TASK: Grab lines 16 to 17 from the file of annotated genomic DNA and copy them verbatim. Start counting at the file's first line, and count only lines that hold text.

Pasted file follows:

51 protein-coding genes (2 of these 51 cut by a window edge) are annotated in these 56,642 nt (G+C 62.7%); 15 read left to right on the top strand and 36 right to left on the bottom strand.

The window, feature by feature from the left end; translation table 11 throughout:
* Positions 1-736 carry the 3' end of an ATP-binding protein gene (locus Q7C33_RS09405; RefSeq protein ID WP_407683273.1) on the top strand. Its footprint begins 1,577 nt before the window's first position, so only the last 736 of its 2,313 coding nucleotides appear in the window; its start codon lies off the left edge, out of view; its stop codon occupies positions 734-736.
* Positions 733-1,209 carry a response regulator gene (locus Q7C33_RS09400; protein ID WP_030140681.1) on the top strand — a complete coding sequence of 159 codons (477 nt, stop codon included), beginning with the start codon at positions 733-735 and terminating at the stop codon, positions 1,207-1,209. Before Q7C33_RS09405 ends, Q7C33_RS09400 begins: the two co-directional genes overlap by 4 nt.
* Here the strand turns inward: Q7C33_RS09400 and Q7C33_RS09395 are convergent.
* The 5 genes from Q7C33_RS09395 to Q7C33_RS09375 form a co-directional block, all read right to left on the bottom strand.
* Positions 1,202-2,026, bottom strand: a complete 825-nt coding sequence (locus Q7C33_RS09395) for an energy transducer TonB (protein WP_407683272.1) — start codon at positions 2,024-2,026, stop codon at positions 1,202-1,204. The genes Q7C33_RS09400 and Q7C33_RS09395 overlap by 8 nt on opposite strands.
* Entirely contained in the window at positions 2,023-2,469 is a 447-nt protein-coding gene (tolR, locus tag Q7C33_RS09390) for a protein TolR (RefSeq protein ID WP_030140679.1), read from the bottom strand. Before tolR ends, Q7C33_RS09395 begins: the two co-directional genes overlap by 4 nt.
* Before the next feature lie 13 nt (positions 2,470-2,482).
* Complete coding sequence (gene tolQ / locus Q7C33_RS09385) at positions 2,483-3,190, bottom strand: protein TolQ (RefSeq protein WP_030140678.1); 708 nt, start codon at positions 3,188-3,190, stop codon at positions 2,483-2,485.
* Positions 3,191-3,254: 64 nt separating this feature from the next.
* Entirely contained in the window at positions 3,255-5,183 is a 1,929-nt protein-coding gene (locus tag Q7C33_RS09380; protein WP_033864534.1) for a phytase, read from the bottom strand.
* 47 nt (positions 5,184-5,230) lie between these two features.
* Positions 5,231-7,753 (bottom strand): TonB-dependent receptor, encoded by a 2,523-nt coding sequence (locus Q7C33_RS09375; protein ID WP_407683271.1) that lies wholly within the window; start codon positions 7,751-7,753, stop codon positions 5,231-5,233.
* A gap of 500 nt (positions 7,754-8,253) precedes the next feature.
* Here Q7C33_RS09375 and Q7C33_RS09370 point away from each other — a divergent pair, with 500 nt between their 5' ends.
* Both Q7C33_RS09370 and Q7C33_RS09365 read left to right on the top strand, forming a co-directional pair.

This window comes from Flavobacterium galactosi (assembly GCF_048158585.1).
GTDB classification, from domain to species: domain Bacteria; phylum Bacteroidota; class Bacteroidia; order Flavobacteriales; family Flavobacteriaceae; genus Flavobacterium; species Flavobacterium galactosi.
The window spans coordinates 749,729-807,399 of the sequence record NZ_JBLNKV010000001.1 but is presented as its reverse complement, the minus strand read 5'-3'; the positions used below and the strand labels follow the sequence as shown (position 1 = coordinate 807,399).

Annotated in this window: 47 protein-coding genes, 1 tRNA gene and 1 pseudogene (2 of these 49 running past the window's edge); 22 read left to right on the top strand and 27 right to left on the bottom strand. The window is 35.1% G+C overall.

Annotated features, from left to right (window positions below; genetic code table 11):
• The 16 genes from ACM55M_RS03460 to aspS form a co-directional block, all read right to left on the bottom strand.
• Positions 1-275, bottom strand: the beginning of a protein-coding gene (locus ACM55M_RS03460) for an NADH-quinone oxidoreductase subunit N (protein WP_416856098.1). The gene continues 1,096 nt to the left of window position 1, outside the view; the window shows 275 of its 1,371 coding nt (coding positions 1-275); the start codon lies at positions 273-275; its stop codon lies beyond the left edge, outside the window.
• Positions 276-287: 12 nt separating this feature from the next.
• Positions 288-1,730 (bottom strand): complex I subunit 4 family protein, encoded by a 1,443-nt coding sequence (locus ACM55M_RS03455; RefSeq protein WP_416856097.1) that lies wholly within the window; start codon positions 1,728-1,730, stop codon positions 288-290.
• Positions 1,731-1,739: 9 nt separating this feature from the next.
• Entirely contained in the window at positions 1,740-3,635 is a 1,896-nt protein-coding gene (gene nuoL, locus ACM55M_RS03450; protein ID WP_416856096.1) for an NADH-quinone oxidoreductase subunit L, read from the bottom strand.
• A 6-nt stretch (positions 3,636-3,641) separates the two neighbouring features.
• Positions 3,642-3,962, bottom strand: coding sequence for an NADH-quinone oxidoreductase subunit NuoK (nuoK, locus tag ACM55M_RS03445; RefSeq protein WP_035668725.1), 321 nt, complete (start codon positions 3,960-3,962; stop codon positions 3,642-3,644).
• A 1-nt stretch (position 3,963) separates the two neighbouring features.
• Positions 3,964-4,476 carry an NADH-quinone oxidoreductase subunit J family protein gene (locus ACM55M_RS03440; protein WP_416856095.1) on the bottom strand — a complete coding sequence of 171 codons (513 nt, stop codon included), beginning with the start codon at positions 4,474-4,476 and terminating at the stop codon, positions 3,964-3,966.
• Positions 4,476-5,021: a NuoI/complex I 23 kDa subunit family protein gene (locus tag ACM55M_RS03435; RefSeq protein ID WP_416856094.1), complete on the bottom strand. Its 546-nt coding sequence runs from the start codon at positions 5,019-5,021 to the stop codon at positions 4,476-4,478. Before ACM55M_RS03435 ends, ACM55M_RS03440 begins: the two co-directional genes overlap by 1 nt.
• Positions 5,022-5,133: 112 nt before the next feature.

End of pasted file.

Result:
* Here Q7C33_RS09375 and Q7C33_RS09370 point away from each other — a divergent pair, with 500 nt between their 5' ends.
* Both Q7C33_RS09370 and Q7C33_RS09365 read left to right on the top strand, forming a co-directional pair.